For centuries following the fall of Rome, western Europe was abenighted backwater, a world of subsistence farming, minimal literacy,and violent conflict. Meanwhile Arab culture was thriving, dazzlingthose Europeans fortunate enough to catch even a glimpse of thescientific advances coming from Baghdad, Antioch, or the cities ofPersia, Central Asia, and Muslim Spain. T here, philosophers,mathematicians, and astronomers were steadily advancing the frontiers of
knowledge and revitalizing the works of Plato and Aristotle. I n theroyal library of Baghdad, known as the House of Wisdom, an army ofscholars worked at the behest of the Abbasid caliphs. At a time when the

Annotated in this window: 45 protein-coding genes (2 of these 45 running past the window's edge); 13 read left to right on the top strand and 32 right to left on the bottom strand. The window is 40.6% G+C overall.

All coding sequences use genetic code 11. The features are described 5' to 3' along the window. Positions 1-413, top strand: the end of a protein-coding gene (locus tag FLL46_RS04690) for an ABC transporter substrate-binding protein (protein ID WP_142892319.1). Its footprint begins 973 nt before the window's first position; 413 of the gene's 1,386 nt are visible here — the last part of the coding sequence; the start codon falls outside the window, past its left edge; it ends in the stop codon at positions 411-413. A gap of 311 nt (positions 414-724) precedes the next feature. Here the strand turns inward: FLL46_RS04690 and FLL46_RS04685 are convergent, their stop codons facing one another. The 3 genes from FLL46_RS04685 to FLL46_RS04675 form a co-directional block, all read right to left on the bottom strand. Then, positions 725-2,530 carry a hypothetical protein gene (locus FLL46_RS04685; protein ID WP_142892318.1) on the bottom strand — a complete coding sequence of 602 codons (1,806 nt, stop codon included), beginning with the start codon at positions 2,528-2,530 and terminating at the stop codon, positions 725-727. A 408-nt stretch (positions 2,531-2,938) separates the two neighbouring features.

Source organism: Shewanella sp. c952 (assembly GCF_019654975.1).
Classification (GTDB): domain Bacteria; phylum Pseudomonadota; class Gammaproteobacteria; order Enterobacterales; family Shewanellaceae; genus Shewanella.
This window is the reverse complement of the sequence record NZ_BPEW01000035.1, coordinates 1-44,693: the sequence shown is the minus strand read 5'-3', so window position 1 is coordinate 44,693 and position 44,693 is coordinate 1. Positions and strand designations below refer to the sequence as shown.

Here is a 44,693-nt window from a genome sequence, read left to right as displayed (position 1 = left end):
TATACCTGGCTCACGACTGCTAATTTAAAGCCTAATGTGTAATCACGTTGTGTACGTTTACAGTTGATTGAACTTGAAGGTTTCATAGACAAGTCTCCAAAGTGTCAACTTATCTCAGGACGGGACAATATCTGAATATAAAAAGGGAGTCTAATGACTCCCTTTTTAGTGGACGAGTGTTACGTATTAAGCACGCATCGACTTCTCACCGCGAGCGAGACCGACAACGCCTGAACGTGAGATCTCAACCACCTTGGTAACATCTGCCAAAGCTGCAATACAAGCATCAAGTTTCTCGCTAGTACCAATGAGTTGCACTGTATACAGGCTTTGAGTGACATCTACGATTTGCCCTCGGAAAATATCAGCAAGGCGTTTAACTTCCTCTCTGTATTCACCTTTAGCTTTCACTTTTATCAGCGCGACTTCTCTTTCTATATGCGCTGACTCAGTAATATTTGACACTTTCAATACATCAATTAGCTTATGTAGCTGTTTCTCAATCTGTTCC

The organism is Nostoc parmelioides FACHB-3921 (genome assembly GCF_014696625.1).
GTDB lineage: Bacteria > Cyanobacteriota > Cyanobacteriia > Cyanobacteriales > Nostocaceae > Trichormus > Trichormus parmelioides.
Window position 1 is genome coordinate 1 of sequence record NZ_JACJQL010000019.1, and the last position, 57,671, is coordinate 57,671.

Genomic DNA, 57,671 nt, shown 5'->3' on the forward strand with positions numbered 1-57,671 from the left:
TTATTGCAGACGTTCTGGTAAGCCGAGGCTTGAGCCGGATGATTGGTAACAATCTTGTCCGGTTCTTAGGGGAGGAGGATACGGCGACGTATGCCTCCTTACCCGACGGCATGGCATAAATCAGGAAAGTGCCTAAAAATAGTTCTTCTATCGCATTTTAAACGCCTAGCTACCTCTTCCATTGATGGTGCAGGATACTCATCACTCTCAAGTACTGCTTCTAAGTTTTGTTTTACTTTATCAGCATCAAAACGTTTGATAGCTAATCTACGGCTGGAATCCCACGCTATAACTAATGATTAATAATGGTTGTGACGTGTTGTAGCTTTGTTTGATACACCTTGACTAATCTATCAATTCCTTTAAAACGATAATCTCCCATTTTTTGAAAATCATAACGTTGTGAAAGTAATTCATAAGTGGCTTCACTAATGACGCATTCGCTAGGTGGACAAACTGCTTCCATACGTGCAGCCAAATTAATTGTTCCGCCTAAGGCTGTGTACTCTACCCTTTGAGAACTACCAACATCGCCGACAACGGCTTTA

best book collections in Europe held several dozen volumes, the Houseof Wisdom boasted as many as four hundred thousand.Even
while their countrymen waged bloody Crusades against Muslims, a handful
of intrepid Christian scholars, thirsty for knowledge, traveled to Arab
lands and returned with priceless jewels of science, medicine, andphilosophy that laid the foundation for the Renaissance. I n thisbrilliant, evocative book, Lyons shows just how much Western cultureowes to the glories of medieval Arab civilization, and reveals theuntold story of how Europe drank from the well of Muslim learning.